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Police Car Dash-Cam Video and DUI/OWI Cases

Aug 1st, 2018 Criminal Evidence DUI Stops Law Enforcement Police Car Dash-Cam Video and DUI/OWI Cases

Most police agencies in Michigan use dash-cams to record citizen interactions. This means that if you’ve been arrested for DUI/OWI in Michigan, there is an excellent change that a dash-cam video exists.

Every drunk driving arrest is different, and not every video recording is the same.  However, this video may capture all the interaction you had with the police, beginning with an audio of the officer’s first words to you as you were sitting in your car after being stopped. Next, the video may show you stepping out of the car and then walking to the rear and waiting for the officer to give you instructions on the field sobriety tasks.  If the officer asked you to state the alphabet, count backwards, pick a number, etc., then your responses these requests may also be captured on the audio portion of the video recording.  Also, it may be possible to determine how well you performed on the walk and turn and the one leg stand tasks.  Finally, a careful observation of the video recording will allow your attorney to determine if the officer followed his or her training regarding these tests, and particularly, if the officer properly administered the horizonal gaze nystagmus test.

This video recording could be the most important piece of evidence in your case, so it is important to be sure that your attorney requests that it not be destroyed and that a copy of it be provided to you.  A failure to do so could result in the video recording being destroyed.  Because many departments have policies regarding how long video records are kept, a failure to make a timely request could also result in the destruction of this important evidence.

When viewing a dash-cam video your attorney will be thinking about many different things, including; (1) did the officer follow his/her training while investigating your case, (2) how well did you perform, and how does your observable performance differ from what is described in the officer’s narrative police report, and (3) what will a jury think when viewing this video and particularly, do you look impaired or intoxicated?

Because a video recording is the most objective and dispassionate piece of evidence available, it is essential that your attorney obtain and review it early on in your case.  The information in the video may serve as the basis for pretrial motions to dismiss or supress, and even if no motions are appropriate, the video will almost certainly serve as the foundation of your lawyer’s trial preparation.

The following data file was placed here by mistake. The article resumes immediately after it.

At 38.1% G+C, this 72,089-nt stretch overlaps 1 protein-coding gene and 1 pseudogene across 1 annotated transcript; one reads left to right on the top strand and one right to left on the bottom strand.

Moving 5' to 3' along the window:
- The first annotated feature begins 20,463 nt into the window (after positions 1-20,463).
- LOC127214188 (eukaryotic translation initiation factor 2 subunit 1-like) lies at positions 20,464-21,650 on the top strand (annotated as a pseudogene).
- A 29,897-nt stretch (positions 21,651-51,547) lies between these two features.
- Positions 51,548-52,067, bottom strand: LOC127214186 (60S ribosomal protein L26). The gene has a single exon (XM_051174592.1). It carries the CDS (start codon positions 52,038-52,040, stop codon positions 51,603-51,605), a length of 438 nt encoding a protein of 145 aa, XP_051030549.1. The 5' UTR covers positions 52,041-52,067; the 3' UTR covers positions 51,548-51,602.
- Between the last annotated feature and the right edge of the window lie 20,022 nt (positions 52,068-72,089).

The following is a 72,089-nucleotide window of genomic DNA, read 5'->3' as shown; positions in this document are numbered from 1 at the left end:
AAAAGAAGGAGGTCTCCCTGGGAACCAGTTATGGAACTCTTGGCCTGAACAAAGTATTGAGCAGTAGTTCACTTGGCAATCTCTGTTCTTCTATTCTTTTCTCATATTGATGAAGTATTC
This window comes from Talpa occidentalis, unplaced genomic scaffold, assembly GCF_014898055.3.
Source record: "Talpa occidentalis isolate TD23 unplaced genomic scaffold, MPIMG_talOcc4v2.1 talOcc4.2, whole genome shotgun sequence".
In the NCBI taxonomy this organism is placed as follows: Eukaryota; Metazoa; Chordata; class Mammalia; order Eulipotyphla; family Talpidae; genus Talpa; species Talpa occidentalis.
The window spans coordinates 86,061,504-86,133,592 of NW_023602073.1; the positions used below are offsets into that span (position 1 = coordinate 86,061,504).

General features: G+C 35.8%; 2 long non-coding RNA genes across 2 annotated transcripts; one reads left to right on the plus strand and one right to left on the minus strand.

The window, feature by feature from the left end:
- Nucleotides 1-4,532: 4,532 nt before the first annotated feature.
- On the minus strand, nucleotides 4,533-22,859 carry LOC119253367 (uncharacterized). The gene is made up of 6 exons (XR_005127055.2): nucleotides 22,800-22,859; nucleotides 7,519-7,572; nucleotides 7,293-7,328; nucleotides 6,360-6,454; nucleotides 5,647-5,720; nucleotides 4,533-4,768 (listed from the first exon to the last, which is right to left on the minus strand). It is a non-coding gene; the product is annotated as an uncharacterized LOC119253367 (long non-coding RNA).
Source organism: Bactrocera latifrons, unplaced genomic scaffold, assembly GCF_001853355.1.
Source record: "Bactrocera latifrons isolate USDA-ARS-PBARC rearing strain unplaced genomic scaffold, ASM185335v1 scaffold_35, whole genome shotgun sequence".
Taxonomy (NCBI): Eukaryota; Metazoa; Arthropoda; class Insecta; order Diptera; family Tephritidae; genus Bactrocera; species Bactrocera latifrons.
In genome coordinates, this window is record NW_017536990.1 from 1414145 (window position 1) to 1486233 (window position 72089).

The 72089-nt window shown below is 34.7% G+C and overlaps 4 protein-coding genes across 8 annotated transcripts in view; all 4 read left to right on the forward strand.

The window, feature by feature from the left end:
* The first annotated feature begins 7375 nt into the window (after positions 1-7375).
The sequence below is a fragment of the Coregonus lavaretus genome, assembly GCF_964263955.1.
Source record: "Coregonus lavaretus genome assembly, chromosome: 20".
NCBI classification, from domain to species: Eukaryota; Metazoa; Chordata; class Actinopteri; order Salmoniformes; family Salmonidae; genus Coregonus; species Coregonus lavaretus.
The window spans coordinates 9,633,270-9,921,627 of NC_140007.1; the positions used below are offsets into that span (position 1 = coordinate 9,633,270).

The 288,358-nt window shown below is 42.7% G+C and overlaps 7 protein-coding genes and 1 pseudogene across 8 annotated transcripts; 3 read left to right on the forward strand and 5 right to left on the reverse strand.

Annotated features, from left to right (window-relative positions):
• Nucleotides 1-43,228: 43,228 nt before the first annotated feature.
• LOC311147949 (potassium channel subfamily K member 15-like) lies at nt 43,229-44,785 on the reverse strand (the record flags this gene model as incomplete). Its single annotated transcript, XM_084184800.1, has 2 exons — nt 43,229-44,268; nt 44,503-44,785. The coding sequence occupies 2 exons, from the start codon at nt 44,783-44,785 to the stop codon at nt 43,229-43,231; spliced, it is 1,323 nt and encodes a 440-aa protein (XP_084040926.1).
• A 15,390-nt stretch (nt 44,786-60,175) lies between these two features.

Unfortunately, if the police destroy your video, you may be without legal recourse.  In the 2006 opinion of People V. Greenfield, the Michigan Court of Appeals ruled that the police are not required to produce video recordings.  This case did not involve a dash-cam video recording but instead involved a recording of the administration of a DataMaster breath test. In Greenfield the defense attorney requested a copy of the the booking room video where the DataMaster device was located.  The video was destroyed after the request, and on this basis, Judge Lisa Asadoorian of the Rochester District Court suppressed the breath test results, meaning Judge Asadoorian precluded the prosecutor from being able to use the results at trial.  The Oakland County Prosecuting Attorney appealed this decision, and ultimately, the Michigan Court of Appeals said in their opinion that:

Because the videotape does not fall under any category of mandatory discovery under MCR 6.201, and because defendant made no showing of good cause, the district court erred as a matter of law in ordering the production of the tape, it abused its discretion when it suppressed the DataMaster test results as a sanction for violating its erroneous discovery order, and the circuit court repeated both errors.

Looked at from a Due Process standpoint, this is a terrible opinion.  Judge Asadoorian was exactly right in ordering the production of the video, and in ordering the suppression of the breath test as a sanction to the police for not providing it. The  Circuit Court was also correct in agreeing with Judge Asadoorian.  Nevertheless, the Court of Appeals opinion stands, and while this case involved a booking room video and not dash-cam video, and may therefore be distinguishable, it nevertheless shows the importance of an aggressive discovery practice on the part of the defense attorney.

As an interesting side-note, the defense attorney in the Greenfield case was attorney Kirsten Nielsen Hartig who at the time was in private practice.  Attorney Hartig later ran for judge and is now known as the Honorable Kirsten Nielsen Hartig of the City of Troy District Court.